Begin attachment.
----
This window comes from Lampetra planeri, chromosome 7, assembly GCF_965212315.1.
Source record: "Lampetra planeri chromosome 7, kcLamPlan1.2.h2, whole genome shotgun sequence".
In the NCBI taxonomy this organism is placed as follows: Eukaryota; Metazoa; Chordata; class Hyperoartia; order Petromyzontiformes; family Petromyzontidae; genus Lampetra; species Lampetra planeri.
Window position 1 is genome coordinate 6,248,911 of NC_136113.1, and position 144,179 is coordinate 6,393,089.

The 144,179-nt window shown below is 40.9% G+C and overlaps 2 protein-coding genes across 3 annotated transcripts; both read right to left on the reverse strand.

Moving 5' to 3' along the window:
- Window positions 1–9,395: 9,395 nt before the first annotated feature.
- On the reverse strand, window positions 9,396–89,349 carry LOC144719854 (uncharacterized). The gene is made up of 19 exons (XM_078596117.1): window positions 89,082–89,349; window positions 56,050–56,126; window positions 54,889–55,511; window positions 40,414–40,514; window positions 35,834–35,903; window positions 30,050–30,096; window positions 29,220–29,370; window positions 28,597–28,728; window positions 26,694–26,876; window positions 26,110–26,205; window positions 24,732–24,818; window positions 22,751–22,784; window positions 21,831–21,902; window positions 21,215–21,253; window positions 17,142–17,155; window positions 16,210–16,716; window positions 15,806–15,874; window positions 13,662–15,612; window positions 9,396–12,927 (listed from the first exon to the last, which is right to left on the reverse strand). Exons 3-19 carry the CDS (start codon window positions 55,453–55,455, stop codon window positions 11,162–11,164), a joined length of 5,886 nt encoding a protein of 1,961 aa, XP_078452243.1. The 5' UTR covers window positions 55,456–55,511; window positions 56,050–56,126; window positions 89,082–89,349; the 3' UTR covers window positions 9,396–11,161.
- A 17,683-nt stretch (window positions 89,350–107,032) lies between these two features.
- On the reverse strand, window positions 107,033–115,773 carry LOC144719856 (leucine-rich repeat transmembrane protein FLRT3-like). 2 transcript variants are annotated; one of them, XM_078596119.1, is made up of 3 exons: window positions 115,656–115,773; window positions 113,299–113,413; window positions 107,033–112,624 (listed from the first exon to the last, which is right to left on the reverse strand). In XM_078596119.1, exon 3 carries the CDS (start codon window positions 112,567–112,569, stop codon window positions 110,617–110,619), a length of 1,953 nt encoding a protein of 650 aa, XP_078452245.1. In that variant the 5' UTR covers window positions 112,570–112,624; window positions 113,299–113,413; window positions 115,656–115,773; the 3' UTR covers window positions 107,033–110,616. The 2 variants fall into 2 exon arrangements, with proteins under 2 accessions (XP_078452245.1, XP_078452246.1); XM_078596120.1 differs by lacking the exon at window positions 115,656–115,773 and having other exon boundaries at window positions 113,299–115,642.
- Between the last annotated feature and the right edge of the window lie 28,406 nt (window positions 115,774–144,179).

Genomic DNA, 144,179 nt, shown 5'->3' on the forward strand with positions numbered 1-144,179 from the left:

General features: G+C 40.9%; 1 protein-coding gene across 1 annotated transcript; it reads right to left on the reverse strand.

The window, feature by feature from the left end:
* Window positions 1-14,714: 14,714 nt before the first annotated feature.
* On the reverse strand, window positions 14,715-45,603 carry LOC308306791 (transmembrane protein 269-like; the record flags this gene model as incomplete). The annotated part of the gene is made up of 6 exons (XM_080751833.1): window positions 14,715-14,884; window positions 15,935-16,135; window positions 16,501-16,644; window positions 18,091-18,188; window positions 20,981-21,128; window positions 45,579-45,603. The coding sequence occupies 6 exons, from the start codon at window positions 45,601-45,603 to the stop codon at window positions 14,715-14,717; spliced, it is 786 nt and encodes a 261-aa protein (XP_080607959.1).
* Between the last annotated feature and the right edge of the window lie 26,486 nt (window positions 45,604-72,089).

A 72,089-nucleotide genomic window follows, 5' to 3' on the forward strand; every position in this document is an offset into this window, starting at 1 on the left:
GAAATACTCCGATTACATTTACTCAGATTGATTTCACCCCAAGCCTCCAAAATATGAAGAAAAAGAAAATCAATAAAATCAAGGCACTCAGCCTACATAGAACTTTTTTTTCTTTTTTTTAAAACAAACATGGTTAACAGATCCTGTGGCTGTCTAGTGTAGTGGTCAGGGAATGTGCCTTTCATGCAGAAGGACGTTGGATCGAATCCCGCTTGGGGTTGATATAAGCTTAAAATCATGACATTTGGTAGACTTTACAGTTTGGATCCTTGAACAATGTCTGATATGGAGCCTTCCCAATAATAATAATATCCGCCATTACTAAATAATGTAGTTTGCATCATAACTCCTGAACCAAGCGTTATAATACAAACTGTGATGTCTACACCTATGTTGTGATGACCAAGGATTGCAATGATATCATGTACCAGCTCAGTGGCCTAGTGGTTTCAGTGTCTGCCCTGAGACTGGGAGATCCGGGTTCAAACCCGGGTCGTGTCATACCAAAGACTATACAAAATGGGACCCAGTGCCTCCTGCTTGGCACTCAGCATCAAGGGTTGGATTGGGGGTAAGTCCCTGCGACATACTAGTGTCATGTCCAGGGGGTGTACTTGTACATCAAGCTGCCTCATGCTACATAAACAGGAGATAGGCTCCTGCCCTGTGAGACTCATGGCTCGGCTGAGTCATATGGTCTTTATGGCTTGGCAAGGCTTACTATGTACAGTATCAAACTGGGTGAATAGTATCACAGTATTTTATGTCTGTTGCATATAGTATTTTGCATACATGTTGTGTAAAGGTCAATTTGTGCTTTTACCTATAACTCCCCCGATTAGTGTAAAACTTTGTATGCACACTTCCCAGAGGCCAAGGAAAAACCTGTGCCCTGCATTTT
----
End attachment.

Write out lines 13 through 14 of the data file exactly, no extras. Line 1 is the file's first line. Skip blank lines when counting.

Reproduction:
General features: G+C 40.9%; 1 protein-coding gene across 1 annotated transcript; it reads right to left on the reverse strand.

The window, feature by feature from the left end: